obey pam restrictions = yes

#This boolean parameter controls whether Samba attempts to sync the Unix
[public]
   path = /samba/public
   browseable = yes
   guest ok = yes
   guest only = yes
   read only = no
   force user = nobody
   force create mode = 0777
   force directory mode = 0777

Once done, save your changes. Then run the testparm utility to check the Samba configuration file for errors.

Restart Samba services.

sudo systemctl restart smbd

Step 6: Create the public folder

Next, create the public folder where everyone should have access to as defined in Samba configuration above…

sudo mkdir -p /samba/public

Set the permissions so that everyone can read and write to it.

sudo chown -R nobody:nogroup /samba/public
sudo chmod -R 0775 /samba/public
sudo chgrp sambashare /samba/public

Restart Samba and open Windows File Explorer to view the shared location on Ubuntu

sudo service smbd restart

Now go to your Windows machine and you should see the shared public folder on Ubuntu from when you browse File Manager as shown below.

ubuntu samba sharing

Everyone should have access there.

Step 6: Configure Samba Private Share

Now you know how to create Samba public shares, let’s go and create private and protected shares. Only users that are member of the approved group will be able to access the secure location with passwords.

First create a samba group called smbgroup for the share.. only members will have access. To create a groups in Ubuntu, run the commands below.

sudo addgroup smbgroup

Then add a user to the group by running the commands below

sudo usermod -aG smbgroup richard

Finally, all users who need to access a protected samba share will need to type a password. To add a user to samba password database, run the commands below for each user.

sudo smbpasswd -a richard
sudo smbpasswd -e richard

The user will be prompted to enter and confirm a password. This password will be used to access the protected samba shares.

Next, go and create a protected share in the /samba directory.

sudo mkdir -p /samba/protected

Then give only root and members group access to this share.

cd /samba/
sudo chown -R root:smbgroup protected
sudo chmod -R 0770 protected

When you’re done creating the protected share, go and share it in the smb.conf file.

sudo nano /etc/samba/smb.conf

Then add configuration block below into smb.conf file just below the one above

[Protected]
  path = /samba/protected
  valid users = @smbgroup
  guest ok = no
  writable = yes
  browsable = yes

Save your changes and you’re done.

Restart Samba and test your changes.

sudo service smbd restart

You should now see two folders… one is protected

ubuntu sharing windows 10

Many more shares can be defined using the format above.

Only member of the smbgroup will be able to access the Protected area…

You could map the drive in Windows for easy access….

ubuntu samba shares

Enjoy!

ubuntu samba windows

That’s it!

Conclusion:

This post showed you how to install Samba on Ubuntu to allow file sharing. If you find any error above, please use the comment form below to report.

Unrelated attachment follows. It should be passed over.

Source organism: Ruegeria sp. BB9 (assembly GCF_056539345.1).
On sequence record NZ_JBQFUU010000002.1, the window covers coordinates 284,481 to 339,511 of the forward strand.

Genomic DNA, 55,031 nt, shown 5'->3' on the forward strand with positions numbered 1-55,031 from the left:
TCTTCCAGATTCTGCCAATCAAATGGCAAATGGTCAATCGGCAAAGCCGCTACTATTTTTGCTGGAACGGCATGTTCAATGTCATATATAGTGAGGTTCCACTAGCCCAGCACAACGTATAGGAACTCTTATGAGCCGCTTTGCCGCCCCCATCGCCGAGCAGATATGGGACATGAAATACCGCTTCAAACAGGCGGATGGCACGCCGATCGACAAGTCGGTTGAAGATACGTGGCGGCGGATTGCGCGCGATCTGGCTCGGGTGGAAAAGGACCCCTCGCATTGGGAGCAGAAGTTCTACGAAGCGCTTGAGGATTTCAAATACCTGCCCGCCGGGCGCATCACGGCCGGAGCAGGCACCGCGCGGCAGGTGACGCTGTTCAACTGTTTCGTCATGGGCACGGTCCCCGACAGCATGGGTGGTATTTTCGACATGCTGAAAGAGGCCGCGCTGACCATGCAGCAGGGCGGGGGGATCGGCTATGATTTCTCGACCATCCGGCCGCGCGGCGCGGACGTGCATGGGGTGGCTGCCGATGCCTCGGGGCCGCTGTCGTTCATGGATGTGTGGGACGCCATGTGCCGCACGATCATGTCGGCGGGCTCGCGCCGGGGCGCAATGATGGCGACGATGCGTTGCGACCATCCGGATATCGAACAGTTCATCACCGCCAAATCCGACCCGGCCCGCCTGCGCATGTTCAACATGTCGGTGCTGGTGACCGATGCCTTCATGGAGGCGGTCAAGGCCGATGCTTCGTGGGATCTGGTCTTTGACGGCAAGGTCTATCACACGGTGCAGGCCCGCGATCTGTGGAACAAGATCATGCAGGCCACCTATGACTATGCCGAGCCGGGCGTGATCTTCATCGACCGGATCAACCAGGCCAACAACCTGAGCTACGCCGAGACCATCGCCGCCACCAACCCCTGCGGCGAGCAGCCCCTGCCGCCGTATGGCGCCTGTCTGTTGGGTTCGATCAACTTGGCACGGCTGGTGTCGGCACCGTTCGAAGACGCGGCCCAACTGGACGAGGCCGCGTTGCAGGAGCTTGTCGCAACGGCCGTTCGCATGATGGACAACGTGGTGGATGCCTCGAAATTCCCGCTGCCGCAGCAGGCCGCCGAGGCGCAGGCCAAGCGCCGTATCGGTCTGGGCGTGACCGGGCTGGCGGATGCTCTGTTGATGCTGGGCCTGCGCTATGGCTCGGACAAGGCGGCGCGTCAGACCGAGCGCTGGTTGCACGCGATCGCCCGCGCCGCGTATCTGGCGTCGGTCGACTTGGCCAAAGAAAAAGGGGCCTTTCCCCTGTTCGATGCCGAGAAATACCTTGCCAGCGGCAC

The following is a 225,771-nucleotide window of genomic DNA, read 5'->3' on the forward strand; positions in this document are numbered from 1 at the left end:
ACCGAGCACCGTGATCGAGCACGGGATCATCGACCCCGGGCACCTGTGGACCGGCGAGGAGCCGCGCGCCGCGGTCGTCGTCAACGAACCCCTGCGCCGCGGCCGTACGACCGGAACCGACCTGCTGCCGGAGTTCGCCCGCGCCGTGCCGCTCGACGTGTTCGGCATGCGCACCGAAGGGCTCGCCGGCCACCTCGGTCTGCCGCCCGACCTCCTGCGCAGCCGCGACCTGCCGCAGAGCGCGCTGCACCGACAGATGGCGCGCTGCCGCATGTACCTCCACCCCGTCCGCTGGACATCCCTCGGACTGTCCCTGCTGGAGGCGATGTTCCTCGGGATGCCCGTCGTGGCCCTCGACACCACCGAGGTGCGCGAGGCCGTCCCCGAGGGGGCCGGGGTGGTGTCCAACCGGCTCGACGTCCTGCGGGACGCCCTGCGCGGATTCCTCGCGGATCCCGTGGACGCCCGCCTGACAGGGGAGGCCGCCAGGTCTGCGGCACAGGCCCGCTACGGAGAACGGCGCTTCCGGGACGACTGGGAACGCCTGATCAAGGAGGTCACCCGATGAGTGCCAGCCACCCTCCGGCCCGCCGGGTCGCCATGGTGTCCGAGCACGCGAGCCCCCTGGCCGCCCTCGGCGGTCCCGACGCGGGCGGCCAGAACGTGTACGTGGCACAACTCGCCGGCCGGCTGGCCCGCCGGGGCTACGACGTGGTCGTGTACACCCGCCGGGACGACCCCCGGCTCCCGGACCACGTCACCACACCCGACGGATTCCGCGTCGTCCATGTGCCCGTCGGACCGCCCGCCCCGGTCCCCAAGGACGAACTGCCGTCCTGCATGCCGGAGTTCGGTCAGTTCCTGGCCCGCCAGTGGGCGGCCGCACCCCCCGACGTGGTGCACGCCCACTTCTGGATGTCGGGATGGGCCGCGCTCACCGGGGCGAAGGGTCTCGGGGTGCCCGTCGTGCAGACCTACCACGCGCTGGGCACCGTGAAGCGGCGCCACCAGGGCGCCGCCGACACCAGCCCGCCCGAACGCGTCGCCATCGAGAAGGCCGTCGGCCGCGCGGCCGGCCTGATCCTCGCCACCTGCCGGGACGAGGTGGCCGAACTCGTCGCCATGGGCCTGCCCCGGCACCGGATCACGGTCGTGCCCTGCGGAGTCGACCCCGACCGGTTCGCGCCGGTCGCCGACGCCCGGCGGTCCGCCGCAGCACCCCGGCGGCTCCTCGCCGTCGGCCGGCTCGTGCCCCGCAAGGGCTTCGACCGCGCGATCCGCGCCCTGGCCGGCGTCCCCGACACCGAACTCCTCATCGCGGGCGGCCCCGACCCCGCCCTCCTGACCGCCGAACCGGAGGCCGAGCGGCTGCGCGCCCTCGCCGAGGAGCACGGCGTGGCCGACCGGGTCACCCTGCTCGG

Thanks,

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6 thoughts on “Install Samba on Ubuntu 20.04 | 18.04

  1. Who is ‘richard’?
    I mean, I’ve created a group, ‘mygroup’, and want to add users. Do I first need to create ubuntu users and then samba users (with the same name)?
    Is ‘richard’ a previously created samba- or ubuntu user?

  2. That line `sudo chgrp sambashare /samba/public`
    is breaking ability to saving files/folders in public area

  3. If not showing on network browser in Windows –

    Find the ip address of the ubuntu computer (type ip addr in a terminal to find it)
    Then in the address bar type \\your_ip_address\ in Windows file explorer (eg. \\10.168.4.34\ where 10.168.4.34 is the ubuntu’s address)

    If still not showing or windows cannot find the share and shows an error, check the last characters of interfaces line ( interfaces = 127.0.0.0/8 eth0 ) in smb.conf. Is it the same as the the interface (network card name) when ip addr was used in the terminal? (eg. 2: ens18: ).
    Ignore the 1: lo: <LOOPBACK, line.
    If not change eth0 to the network interface name (eg. in above, ens18) save and exit.
    Restart Samba. sudo service smbd restart

    To be able to write to the public folder reverse the sudo chgrp sambashare /samba/public command that stops this, use sudo chgrp nogroup /samba/public.
    Restart Samba. sudo service smbd restart

  4. 1. I type my Toshiba Windows Laptop IP address into the “connect to server bar” in nautilus

    2. I can see my shared folder on the Toshiba Windows Laptop

    3. However, when I try to access the folder Nautilus throws up a window
    Saying ” Password required for share [Shared folder name].
    Asking to connect as Anonymous or registered user
    Also asking for a user name, Domain, and Password

    For the life of me, I can’t get through
    I have not set a password share in windows
    it does not accept my SMB user name and Password

    Help !!